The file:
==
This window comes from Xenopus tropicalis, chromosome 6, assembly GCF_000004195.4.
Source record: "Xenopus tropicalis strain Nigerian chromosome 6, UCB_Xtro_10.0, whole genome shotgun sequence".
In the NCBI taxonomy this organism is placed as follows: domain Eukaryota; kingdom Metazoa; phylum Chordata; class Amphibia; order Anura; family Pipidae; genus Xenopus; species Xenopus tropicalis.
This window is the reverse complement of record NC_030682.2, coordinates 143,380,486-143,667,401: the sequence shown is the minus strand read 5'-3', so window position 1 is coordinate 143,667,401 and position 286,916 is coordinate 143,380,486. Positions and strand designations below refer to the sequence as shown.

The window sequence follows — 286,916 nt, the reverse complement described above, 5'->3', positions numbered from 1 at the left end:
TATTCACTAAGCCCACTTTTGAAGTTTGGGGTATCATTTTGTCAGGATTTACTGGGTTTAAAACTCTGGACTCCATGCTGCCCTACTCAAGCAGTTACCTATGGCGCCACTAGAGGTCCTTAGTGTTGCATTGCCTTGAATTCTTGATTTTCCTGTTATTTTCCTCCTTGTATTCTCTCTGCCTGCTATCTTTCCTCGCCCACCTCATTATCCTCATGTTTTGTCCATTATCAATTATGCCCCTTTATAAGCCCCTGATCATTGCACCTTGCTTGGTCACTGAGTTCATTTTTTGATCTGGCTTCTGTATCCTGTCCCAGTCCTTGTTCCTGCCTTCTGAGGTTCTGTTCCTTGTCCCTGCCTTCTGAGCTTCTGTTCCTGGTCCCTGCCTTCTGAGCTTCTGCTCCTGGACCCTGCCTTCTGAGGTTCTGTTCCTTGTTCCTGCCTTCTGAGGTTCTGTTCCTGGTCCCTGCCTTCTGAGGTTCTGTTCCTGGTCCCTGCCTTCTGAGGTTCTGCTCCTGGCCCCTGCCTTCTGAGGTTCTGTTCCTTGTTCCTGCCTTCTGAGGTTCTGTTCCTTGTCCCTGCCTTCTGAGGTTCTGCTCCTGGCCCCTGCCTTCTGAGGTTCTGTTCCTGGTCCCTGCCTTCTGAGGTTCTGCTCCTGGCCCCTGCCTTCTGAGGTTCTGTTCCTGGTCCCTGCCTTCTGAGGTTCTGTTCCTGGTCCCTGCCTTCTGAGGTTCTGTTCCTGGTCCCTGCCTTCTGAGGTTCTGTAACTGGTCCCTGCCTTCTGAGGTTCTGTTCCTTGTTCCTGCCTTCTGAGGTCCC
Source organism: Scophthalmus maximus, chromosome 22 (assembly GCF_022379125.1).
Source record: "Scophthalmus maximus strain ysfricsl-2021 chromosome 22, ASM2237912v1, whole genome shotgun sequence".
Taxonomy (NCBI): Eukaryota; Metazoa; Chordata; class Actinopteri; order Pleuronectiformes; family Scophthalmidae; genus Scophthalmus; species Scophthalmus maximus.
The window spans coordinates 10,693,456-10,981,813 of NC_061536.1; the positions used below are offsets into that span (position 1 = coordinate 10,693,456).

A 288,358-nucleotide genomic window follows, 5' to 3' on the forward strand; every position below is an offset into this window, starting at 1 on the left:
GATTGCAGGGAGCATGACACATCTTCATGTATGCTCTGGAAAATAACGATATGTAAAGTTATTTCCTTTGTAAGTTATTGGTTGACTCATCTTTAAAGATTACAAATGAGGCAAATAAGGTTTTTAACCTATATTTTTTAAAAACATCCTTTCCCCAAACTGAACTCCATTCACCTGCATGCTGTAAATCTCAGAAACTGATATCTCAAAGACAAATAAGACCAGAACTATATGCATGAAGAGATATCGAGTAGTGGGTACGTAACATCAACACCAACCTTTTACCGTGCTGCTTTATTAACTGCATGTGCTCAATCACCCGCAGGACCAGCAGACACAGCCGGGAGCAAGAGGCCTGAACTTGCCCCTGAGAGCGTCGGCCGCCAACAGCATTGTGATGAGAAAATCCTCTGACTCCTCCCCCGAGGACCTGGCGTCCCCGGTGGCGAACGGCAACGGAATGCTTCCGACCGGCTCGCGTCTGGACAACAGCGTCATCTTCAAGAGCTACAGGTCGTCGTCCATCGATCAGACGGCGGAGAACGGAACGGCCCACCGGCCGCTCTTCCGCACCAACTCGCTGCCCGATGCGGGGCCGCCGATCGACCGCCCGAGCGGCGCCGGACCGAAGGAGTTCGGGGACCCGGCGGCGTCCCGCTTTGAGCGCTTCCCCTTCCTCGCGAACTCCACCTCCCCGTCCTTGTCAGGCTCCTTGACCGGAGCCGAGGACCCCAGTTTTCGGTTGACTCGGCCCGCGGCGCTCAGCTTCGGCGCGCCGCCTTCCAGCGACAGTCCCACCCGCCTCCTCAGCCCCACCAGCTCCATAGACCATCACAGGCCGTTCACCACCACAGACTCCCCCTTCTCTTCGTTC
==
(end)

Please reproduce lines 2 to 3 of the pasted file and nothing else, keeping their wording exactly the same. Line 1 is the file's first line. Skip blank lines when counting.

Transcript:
Source record: "Xenopus tropicalis strain Nigerian chromosome 6, UCB_Xtro_10.0, whole genome shotgun sequence".
In the NCBI taxonomy this organism is placed as follows: domain Eukaryota; kingdom Metazoa; phylum Chordata; class Amphibia; order Anura; family Pipidae; genus Xenopus; species Xenopus tropicalis.